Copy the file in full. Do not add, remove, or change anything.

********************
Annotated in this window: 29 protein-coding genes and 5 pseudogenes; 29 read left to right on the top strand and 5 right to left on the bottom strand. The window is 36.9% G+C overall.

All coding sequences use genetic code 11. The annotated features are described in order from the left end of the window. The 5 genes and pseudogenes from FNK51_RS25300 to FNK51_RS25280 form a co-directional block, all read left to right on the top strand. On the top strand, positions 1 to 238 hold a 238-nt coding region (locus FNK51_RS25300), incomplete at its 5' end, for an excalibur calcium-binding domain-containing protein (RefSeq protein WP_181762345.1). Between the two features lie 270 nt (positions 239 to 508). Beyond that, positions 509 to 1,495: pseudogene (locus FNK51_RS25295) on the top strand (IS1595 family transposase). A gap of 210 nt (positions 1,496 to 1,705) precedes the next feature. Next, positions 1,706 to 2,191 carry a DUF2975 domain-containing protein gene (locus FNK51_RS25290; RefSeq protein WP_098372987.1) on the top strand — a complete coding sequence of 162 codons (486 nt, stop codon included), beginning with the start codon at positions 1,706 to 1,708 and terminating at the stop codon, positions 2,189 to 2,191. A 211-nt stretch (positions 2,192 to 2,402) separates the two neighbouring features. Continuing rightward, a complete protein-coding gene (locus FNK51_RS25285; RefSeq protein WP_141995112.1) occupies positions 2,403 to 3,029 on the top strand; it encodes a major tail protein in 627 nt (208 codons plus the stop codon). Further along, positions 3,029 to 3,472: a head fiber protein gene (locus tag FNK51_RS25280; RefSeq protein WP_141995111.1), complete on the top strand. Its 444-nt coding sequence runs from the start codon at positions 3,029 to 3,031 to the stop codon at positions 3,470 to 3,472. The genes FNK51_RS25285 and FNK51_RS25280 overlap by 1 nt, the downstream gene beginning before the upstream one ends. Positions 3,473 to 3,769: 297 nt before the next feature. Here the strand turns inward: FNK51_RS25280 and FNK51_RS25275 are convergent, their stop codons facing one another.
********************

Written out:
Annotated in this window: 29 protein-coding genes and 5 pseudogenes; 29 read left to right on the top strand and 5 right to left on the bottom strand. The window is 36.9% G+C overall.

All coding sequences use genetic code 11. The annotated features are described in order from the left end of the window. The 5 genes and pseudogenes from FNK51_RS25300 to FNK51_RS25280 form a co-directional block, all read left to right on the top strand. On the top strand, positions 1 to 238 hold a 238-nt coding region (locus FNK51_RS25300), incomplete at its 5' end, for an excalibur calcium-binding domain-containing protein (RefSeq protein WP_181762345.1). Between the two features lie 270 nt (positions 239 to 508). Beyond that, positions 509 to 1,495: pseudogene (locus FNK51_RS25295) on the top strand (IS1595 family transposase). A gap of 210 nt (positions 1,496 to 1,705) precedes the next feature. Next, positions 1,706 to 2,191 carry a DUF2975 domain-containing protein gene (locus FNK51_RS25290; RefSeq protein WP_098372987.1) on the top strand — a complete coding sequence of 162 codons (486 nt, stop codon included), beginning with the start codon at positions 1,706 to 1,708 and terminating at the stop codon, positions 2,189 to 2,191. A 211-nt stretch (positions 2,192 to 2,402) separates the two neighbouring features. Continuing rightward, a complete protein-coding gene (locus FNK51_RS25285; RefSeq protein WP_141995112.1) occupies positions 2,403 to 3,029 on the top strand; it encodes a major tail protein in 627 nt (208 codons plus the stop codon). Further along, positions 3,029 to 3,472: a head fiber protein gene (locus tag FNK51_RS25280; RefSeq protein WP_141995111.1), complete on the top strand. Its 444-nt coding sequence runs from the start codon at positions 3,029 to 3,031 to the stop codon at positions 3,470 to 3,472. The genes FNK51_RS25285 and FNK51_RS25280 overlap by 1 nt, the downstream gene beginning before the upstream one ends. Positions 3,473 to 3,769: 297 nt before the next feature. Here the strand turns inward: FNK51_RS25280 and FNK51_RS25275 are convergent, their stop codons facing one another.